Some 1,645 MW of wind power and 496 MW of solar will be up for grabs and the results will be tallied before June 30, 2014.
Along with a planned RES project crediting alleviation, the auction system is expected to boost the country’s RES sector development.
Following the revised IPA program, auction winners will secure rights to manage selected projects for 15 years, also should see a return on investment of no less than 14 percent.
However, the annual limit for the total volume of power generation from the renewable facilities will be limited to 6 or 7 GW.
In preparation for the new IPA system, Russian Prime Minister Dmitrij Medvedev has also ordered to alleviate lending conditions for sustainable energy developers, asking respective governmental bodies and state co-owned banks to draw up a plan of measures aimed to support RES projects.
Among the government-proposed measures is a potential extension of the terms for loans and lower interest rates.
The Russian PM also told respective ministries to work out measures aimed to promote the industrial use of biomass in power generation.
Russia’s current renewable energy generation satisfies only 0.8 percent of the country’s power needs, but the country hope to hike the share to 2.5 percent.
Although Russia has made advancements in sustainable energy development recently, Russia’s renewable market, some experts say, is not yet as developed as that in the West.
“Russia’s renewable energy market is not as developed as it is, for example, in Europe. Despite the evident growth of solar capacities, we still have few solar panels stations, bio-fuel stations and wind power stations. Renewable energy accounts for less than 2 percent in overall Russia’s electric power generation,” said Ekaterina Shishko, analyst at Investcafé, an independent research agency.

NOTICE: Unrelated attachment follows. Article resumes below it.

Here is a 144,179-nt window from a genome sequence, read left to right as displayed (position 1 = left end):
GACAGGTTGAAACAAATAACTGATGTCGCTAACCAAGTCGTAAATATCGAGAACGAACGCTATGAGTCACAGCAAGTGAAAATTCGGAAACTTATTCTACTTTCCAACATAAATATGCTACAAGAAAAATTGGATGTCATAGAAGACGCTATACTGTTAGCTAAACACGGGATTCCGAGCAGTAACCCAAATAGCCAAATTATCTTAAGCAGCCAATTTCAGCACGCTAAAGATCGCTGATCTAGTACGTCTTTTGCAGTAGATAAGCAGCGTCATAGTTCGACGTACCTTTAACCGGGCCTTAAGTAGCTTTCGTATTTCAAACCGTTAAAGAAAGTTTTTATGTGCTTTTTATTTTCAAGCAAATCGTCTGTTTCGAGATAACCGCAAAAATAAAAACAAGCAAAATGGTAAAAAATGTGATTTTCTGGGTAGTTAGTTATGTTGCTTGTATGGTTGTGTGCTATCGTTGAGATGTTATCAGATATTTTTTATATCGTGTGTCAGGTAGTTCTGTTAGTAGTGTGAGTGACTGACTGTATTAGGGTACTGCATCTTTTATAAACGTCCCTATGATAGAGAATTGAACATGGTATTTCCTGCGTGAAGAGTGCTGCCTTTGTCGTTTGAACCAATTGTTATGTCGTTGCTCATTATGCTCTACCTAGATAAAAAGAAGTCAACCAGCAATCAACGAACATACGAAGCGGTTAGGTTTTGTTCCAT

According to her, the main obstacles to RES development in Russia are, first, undeveloped legislation, second, lack of investment activity due to crisis in the whole power sector, third, lack of state support and, fourth, stagnating electricity consumption.
“One of the weakest points, in my opinion, is demonopolization and development of competitiveness of Russia’s power market in Russia, as very few steps have been made towards it and at first it may only cause increase in prices for ultimate consumers. Moreover, it will be a very long and hard process to change the model of power and electricity market,” the expert noted.
Russia held its first ever state-backed RES investment project auctions last fall, giving out subsidies for 39 sustainable power projects with a combined capacity of 504 MW.
The solar sector is expected particularly to gain from the advantageous result, according to estimation by IBCentre, a U.K. and Russia-based research and consulting organization. But the Russian solar sector’s advantage over wind and hydro is that solar plants are obligated by law to use at least 50 percent of locally produced solar PV components.